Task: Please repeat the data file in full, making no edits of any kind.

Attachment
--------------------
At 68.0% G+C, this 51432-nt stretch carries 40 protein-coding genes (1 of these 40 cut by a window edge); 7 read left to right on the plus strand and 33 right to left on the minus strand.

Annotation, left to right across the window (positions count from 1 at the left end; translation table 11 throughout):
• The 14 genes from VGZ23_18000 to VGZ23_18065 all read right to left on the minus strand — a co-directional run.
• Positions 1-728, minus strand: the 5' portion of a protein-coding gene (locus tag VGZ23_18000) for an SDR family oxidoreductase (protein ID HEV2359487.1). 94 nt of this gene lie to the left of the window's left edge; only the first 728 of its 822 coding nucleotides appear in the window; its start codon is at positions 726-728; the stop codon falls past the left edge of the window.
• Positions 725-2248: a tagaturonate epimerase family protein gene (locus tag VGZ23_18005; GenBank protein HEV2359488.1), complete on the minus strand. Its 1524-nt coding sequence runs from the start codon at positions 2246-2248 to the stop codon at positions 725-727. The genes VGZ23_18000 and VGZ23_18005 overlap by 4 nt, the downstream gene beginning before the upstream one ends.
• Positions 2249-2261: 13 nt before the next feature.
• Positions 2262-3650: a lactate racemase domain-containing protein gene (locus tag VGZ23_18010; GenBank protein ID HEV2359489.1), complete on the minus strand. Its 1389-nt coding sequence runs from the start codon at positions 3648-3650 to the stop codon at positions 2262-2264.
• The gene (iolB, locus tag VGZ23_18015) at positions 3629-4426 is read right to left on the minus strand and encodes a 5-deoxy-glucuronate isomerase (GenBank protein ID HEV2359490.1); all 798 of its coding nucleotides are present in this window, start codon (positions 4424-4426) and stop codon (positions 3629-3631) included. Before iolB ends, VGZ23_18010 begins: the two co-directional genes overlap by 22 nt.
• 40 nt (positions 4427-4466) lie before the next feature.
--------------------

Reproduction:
At 68.0% G+C, this 51432-nt stretch carries 40 protein-coding genes (1 of these 40 cut by a window edge); 7 read left to right on the plus strand and 33 right to left on the minus strand.

Annotation, left to right across the window (positions count from 1 at the left end; translation table 11 throughout):
• The 14 genes from VGZ23_18000 to VGZ23_18065 all read right to left on the minus strand — a co-directional run.
• Positions 1-728, minus strand: the 5' portion of a protein-coding gene (locus tag VGZ23_18000) for an SDR family oxidoreductase (protein ID HEV2359487.1). 94 nt of this gene lie to the left of the window's left edge; only the first 728 of its 822 coding nucleotides appear in the window; its start codon is at positions 726-728; the stop codon falls past the left edge of the window.
• Positions 725-2248: a tagaturonate epimerase family protein gene (locus tag VGZ23_18005; GenBank protein HEV2359488.1), complete on the minus strand. Its 1524-nt coding sequence runs from the start codon at positions 2246-2248 to the stop codon at positions 725-727. The genes VGZ23_18000 and VGZ23_18005 overlap by 4 nt, the downstream gene beginning before the upstream one ends.
• Positions 2249-2261: 13 nt before the next feature.
• Positions 2262-3650: a lactate racemase domain-containing protein gene (locus tag VGZ23_18010; GenBank protein ID HEV2359489.1), complete on the minus strand. Its 1389-nt coding sequence runs from the start codon at positions 3648-3650 to the stop codon at positions 2262-2264.
• The gene (iolB, locus tag VGZ23_18015) at positions 3629-4426 is read right to left on the minus strand and encodes a 5-deoxy-glucuronate isomerase (GenBank protein ID HEV2359490.1); all 798 of its coding nucleotides are present in this window, start codon (positions 4424-4426) and stop codon (positions 3629-3631) included. Before iolB ends, VGZ23_18010 begins: the two co-directional genes overlap by 22 nt.
• 40 nt (positions 4427-4466) lie before the next feature.